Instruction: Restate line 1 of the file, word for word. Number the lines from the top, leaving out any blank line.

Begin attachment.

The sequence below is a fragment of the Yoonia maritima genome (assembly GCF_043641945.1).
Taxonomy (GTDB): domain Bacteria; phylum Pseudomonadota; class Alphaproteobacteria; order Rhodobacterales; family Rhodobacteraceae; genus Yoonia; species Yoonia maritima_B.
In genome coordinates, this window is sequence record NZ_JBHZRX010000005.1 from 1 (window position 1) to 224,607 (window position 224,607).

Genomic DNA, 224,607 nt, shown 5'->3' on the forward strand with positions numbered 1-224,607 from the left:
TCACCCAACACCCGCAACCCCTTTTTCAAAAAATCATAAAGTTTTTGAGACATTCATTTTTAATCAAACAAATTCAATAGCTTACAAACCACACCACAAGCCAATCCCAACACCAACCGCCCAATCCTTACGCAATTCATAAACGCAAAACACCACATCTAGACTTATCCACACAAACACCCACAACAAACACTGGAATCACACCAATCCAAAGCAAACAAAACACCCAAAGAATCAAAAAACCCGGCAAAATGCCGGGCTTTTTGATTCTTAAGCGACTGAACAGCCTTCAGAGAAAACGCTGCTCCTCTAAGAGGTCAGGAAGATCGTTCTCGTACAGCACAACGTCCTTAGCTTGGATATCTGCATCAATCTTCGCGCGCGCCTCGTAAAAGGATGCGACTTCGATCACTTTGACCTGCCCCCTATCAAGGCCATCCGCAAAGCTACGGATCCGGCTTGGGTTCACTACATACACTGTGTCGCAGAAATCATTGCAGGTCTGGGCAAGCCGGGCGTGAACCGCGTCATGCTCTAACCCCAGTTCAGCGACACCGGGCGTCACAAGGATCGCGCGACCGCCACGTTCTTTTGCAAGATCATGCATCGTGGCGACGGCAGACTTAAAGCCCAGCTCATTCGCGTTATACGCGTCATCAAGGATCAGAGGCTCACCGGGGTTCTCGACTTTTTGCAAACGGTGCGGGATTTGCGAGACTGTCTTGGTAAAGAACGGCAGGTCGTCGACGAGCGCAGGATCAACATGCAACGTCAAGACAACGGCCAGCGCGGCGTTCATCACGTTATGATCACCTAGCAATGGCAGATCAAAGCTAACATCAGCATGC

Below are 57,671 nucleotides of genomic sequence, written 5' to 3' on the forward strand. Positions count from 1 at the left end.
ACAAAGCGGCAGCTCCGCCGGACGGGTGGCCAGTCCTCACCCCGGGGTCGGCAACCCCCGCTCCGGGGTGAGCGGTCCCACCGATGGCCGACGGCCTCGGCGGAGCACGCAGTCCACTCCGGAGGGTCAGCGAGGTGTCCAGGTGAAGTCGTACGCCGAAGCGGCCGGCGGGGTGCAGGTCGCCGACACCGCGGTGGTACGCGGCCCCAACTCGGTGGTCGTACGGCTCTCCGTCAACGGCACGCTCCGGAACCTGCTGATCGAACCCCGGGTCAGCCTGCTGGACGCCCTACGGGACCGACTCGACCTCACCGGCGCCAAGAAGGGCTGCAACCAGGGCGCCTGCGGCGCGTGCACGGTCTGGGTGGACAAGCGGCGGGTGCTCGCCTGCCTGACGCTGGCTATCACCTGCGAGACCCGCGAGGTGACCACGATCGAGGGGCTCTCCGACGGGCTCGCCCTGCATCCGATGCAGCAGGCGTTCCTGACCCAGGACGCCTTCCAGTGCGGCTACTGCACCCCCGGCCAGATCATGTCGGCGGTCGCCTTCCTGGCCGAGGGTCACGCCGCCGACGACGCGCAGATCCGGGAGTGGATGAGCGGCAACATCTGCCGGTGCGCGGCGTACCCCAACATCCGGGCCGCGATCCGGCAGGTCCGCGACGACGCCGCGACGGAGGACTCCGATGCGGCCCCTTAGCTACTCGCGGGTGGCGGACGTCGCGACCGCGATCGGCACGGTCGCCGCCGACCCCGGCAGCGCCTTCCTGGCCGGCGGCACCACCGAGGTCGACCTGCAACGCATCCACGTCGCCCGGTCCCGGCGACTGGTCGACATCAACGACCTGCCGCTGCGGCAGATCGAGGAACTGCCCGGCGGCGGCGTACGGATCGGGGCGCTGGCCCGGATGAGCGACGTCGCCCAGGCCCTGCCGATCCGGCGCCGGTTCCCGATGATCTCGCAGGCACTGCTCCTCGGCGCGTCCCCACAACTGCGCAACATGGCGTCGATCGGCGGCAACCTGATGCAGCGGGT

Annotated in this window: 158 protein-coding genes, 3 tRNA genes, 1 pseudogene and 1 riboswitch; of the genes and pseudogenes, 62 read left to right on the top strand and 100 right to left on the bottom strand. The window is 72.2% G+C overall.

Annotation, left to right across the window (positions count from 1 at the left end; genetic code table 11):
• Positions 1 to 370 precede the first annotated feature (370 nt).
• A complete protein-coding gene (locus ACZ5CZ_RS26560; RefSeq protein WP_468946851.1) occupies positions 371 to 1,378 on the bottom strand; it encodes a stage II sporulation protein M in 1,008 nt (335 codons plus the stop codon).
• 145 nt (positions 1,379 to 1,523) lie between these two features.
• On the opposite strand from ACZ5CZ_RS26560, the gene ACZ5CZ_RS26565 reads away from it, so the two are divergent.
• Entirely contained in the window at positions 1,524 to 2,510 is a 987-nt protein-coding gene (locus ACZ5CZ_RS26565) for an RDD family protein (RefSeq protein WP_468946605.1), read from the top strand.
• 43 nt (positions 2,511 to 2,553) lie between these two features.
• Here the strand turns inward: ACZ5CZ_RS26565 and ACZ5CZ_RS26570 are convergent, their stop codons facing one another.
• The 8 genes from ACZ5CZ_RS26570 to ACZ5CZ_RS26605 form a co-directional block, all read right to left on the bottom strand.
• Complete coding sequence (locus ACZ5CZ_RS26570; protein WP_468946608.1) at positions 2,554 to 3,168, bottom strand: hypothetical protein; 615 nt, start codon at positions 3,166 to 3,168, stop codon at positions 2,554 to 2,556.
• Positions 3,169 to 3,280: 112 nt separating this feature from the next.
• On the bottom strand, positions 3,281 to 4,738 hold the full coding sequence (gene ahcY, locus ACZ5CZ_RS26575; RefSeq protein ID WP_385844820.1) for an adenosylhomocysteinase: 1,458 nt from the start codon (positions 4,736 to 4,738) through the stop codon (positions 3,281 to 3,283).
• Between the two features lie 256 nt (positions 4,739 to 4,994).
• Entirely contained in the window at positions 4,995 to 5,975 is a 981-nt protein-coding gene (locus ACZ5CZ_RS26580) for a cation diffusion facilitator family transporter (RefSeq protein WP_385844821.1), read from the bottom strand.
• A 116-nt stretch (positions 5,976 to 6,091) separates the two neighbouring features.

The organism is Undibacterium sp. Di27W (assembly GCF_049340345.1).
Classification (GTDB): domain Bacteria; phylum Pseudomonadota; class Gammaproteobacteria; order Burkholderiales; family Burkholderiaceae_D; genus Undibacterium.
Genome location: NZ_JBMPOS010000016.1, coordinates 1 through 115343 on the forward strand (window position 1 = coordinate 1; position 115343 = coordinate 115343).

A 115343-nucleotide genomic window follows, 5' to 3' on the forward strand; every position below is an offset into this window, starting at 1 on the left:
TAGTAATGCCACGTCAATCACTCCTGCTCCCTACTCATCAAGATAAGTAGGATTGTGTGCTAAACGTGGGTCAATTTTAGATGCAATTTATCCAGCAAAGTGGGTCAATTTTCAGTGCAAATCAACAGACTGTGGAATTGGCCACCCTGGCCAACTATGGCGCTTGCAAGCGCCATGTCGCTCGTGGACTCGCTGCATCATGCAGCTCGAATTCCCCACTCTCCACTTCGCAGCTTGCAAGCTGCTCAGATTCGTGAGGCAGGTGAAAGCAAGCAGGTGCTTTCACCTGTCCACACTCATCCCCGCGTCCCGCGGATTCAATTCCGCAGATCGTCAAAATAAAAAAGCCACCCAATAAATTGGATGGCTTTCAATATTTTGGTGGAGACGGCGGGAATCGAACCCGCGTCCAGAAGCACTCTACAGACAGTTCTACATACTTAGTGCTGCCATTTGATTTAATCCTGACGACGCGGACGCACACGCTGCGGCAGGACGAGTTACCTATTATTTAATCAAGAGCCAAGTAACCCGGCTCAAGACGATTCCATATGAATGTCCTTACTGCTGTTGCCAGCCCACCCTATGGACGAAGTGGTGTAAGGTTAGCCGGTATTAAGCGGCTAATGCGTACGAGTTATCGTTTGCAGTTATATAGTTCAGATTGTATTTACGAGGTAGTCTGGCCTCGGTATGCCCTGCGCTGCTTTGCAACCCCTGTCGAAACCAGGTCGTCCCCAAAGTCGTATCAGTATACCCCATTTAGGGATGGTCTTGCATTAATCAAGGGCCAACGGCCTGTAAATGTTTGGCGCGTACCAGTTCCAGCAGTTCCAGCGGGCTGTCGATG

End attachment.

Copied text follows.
The sequence below is a fragment of the Yoonia maritima genome (assembly GCF_043641945.1).